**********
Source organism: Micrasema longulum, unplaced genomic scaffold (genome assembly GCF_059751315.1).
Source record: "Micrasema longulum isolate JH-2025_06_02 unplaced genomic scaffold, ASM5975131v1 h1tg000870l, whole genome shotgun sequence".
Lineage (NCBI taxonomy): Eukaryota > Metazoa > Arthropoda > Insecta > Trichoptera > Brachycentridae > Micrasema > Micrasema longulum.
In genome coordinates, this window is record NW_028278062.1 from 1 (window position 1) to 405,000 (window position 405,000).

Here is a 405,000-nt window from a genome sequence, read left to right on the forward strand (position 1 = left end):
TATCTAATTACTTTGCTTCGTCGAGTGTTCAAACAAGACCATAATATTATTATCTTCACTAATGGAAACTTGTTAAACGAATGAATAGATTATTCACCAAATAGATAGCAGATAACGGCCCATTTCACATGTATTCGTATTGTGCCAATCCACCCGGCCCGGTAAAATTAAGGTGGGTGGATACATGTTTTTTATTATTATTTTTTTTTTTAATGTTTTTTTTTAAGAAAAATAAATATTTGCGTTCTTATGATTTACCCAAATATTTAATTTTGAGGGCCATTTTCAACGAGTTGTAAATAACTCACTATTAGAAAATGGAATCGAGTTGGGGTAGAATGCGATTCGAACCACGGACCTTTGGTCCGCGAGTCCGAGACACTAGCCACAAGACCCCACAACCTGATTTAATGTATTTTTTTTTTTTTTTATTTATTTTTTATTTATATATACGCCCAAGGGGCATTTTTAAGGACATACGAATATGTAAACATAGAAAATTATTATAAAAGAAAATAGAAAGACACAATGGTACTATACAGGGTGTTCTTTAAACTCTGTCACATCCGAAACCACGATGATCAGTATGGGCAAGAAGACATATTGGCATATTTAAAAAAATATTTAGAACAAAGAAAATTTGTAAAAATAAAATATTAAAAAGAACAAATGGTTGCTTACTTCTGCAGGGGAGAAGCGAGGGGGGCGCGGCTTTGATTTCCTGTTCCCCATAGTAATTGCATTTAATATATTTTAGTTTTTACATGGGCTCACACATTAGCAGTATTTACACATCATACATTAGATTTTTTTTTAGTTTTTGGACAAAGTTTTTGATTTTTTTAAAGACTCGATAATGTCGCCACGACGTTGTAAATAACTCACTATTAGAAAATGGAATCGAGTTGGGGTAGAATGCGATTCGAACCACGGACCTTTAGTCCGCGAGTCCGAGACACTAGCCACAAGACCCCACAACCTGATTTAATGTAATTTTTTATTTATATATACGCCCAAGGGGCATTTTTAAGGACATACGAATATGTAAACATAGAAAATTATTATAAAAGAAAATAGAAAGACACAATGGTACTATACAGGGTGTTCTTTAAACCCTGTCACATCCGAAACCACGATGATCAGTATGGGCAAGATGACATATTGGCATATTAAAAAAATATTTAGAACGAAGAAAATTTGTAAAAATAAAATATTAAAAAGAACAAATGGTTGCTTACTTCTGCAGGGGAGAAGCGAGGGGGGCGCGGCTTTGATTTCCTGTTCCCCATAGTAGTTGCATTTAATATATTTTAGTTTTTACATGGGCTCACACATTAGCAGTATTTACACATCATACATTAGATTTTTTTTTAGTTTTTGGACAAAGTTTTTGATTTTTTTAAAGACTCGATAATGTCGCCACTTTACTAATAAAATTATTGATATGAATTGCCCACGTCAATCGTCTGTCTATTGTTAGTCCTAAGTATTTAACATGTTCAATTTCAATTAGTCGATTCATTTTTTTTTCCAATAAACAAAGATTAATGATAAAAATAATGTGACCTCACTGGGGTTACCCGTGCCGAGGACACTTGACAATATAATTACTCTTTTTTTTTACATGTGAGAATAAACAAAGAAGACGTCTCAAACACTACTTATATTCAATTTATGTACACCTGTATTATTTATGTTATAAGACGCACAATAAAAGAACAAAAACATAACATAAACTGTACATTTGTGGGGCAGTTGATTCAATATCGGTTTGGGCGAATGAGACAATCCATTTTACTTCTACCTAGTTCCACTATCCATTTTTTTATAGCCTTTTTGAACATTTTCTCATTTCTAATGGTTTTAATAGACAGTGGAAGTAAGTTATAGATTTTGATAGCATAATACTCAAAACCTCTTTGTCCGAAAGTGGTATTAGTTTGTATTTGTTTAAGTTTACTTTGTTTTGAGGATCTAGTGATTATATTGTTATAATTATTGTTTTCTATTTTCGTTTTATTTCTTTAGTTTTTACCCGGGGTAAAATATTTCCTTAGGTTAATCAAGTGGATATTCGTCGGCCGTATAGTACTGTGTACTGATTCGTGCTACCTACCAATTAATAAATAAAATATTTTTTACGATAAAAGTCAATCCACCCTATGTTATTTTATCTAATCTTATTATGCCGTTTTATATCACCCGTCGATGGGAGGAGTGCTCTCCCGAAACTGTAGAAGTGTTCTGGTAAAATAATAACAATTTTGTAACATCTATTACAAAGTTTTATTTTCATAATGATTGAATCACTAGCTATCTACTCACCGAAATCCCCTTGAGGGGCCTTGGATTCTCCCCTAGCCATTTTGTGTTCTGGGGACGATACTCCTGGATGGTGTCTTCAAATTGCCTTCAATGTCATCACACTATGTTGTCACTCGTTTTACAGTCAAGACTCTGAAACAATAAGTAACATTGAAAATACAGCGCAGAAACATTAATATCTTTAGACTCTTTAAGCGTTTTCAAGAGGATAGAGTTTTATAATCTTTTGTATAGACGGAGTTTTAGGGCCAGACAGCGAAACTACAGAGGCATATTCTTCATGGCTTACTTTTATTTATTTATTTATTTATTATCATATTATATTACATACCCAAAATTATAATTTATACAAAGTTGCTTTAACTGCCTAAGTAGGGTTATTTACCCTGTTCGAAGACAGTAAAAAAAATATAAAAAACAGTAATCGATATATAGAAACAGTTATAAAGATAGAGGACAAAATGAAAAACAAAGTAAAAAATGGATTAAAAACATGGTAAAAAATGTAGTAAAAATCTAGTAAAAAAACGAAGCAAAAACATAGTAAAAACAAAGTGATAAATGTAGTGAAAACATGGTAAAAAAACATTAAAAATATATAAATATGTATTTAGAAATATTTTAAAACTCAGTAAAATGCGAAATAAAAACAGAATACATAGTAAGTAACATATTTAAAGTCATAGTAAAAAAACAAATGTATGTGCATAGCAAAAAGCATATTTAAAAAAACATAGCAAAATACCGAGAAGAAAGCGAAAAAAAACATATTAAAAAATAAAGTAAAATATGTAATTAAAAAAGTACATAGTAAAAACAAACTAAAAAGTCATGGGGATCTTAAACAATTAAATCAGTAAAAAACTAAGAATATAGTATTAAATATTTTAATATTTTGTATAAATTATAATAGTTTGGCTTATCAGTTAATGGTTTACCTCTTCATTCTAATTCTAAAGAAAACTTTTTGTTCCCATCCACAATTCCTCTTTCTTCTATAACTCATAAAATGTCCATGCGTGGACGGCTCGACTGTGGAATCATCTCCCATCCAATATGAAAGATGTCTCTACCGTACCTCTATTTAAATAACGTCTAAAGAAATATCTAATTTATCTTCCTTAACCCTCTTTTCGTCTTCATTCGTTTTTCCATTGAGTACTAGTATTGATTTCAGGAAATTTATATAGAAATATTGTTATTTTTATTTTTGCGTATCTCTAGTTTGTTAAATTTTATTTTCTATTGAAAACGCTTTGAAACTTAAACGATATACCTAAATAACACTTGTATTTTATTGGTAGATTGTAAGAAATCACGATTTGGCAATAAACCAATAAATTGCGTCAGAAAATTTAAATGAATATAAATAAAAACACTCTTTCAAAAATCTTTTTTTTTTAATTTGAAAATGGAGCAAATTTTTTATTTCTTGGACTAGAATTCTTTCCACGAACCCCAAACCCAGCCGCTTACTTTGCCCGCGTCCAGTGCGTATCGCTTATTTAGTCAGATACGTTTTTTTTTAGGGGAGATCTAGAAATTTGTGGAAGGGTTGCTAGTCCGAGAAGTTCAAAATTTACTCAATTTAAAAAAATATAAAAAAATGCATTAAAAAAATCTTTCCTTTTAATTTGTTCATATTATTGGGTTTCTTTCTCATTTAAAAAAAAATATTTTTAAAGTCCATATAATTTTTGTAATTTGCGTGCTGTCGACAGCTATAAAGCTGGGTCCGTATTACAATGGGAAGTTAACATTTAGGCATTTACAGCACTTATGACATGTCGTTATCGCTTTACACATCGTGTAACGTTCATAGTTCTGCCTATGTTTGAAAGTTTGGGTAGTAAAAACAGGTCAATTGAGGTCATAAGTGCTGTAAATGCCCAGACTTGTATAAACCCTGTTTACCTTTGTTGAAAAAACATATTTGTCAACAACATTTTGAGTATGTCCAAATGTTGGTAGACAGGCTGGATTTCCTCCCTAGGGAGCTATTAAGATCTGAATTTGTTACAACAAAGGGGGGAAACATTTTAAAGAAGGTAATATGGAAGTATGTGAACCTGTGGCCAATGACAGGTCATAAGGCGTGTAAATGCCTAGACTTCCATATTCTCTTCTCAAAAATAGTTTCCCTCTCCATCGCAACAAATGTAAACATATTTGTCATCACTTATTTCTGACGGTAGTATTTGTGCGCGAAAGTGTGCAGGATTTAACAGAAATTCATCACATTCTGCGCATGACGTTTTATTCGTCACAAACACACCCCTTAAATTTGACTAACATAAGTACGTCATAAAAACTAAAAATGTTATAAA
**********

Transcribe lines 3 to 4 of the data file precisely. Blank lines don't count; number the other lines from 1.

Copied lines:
Lineage (NCBI taxonomy): Eukaryota > Metazoa > Arthropoda > Insecta > Trichoptera > Brachycentridae > Micrasema > Micrasema longulum.
In genome coordinates, this window is record NW_028278062.1 from 1 (window position 1) to 405,000 (window position 405,000).